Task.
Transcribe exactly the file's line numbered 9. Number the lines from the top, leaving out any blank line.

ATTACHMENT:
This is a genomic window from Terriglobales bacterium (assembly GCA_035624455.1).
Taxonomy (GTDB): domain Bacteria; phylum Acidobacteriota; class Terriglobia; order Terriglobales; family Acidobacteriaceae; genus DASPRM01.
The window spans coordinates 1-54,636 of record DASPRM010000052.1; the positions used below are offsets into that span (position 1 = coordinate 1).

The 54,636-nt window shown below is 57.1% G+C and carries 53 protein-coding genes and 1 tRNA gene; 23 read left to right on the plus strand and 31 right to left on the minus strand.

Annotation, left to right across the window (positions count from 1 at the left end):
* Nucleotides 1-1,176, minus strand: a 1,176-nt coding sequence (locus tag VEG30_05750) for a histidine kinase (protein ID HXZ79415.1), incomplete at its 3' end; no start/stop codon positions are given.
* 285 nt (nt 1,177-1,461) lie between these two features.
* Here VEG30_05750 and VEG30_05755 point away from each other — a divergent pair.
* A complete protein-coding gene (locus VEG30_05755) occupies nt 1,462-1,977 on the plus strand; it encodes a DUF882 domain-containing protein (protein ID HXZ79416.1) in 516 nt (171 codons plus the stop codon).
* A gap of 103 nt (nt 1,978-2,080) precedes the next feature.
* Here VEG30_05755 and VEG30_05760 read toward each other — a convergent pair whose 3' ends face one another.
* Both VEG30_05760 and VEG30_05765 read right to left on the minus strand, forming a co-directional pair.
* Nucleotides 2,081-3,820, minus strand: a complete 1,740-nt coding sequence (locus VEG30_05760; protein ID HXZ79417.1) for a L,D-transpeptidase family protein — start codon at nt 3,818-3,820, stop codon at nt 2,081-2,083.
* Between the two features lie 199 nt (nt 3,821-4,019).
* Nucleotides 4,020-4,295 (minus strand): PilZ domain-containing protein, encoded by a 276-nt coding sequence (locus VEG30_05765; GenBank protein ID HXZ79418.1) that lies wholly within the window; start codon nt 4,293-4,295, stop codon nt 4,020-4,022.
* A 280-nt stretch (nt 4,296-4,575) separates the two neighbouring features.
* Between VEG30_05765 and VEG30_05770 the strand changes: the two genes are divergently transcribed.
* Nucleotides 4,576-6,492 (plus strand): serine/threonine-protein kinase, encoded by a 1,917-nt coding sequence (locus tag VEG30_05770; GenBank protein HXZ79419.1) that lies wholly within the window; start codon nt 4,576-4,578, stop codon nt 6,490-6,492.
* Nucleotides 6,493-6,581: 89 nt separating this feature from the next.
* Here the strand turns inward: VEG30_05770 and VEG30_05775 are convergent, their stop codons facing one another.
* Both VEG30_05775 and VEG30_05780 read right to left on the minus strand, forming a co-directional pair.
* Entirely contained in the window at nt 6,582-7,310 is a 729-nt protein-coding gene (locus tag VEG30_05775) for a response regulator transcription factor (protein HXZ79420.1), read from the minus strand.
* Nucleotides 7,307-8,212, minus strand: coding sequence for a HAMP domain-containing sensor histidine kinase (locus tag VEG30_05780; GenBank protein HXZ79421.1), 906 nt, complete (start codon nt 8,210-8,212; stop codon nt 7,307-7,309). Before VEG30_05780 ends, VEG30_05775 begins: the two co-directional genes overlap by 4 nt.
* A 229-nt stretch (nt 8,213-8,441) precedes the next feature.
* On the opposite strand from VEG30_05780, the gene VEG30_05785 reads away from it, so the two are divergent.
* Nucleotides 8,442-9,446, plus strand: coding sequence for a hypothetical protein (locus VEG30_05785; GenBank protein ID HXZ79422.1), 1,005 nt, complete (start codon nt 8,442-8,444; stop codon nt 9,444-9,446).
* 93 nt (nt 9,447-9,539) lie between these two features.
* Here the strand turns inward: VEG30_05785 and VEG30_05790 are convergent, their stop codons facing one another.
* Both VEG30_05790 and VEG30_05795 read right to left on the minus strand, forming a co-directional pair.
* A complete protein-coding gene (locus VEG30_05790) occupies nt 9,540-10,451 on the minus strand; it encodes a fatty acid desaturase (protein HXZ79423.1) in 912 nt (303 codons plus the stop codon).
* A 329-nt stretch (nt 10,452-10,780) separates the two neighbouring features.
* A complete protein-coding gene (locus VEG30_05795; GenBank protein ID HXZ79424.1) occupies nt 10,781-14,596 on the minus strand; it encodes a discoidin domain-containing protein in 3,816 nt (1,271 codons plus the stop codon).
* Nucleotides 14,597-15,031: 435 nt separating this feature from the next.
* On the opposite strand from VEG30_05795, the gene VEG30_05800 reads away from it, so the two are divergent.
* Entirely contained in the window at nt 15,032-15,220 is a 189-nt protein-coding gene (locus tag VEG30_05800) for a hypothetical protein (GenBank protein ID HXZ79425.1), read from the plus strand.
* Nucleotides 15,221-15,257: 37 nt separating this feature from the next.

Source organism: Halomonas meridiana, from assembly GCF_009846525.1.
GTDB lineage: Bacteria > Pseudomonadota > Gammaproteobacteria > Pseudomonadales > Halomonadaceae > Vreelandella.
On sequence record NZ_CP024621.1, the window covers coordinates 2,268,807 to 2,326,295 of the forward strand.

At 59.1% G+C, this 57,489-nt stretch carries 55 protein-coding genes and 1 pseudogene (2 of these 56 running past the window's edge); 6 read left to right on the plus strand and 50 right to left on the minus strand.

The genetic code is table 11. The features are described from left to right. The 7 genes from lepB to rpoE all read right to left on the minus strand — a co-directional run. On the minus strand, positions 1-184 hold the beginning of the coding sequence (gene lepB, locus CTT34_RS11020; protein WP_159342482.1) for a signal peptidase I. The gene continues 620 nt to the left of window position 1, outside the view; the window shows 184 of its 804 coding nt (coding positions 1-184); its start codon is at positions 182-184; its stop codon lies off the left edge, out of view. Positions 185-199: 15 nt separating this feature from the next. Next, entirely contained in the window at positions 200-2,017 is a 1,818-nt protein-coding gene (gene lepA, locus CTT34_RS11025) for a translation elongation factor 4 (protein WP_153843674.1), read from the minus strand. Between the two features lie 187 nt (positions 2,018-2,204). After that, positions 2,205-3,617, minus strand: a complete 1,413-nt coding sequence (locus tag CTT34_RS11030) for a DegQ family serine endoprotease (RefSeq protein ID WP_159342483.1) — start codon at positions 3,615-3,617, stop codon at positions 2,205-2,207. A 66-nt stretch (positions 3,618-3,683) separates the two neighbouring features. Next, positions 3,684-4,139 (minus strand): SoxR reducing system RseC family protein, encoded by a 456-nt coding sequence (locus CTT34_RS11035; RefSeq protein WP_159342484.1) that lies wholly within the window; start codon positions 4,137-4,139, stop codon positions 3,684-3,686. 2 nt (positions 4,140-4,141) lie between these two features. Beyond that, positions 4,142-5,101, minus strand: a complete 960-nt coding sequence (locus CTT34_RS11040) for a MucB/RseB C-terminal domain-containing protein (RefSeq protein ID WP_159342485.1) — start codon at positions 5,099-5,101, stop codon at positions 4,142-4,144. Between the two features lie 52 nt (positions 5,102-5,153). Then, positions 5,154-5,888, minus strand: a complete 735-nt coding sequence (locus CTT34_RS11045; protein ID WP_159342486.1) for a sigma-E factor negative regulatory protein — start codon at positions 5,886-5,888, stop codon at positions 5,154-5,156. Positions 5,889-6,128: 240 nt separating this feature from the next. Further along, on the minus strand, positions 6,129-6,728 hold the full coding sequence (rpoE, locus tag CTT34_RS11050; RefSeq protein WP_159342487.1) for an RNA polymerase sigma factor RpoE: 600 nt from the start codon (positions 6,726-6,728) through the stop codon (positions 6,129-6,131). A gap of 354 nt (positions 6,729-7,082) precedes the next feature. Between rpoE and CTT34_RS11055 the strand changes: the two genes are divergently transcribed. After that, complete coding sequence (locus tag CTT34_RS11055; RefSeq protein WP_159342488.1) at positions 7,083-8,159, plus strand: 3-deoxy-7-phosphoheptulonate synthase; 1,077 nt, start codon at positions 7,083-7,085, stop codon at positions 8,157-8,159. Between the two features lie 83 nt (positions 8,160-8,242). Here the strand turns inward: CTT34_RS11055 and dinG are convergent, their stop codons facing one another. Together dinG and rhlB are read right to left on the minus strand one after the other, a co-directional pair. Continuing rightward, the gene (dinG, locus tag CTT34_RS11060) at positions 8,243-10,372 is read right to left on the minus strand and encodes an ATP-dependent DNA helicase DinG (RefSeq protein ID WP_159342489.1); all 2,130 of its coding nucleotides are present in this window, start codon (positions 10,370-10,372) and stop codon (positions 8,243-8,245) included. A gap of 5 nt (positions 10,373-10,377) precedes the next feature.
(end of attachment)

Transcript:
* A complete protein-coding gene (locus VEG30_05755) occupies nt 1,462-1,977 on the plus strand; it encodes a DUF882 domain-containing protein (protein ID HXZ79416.1) in 516 nt (171 codons plus the stop codon).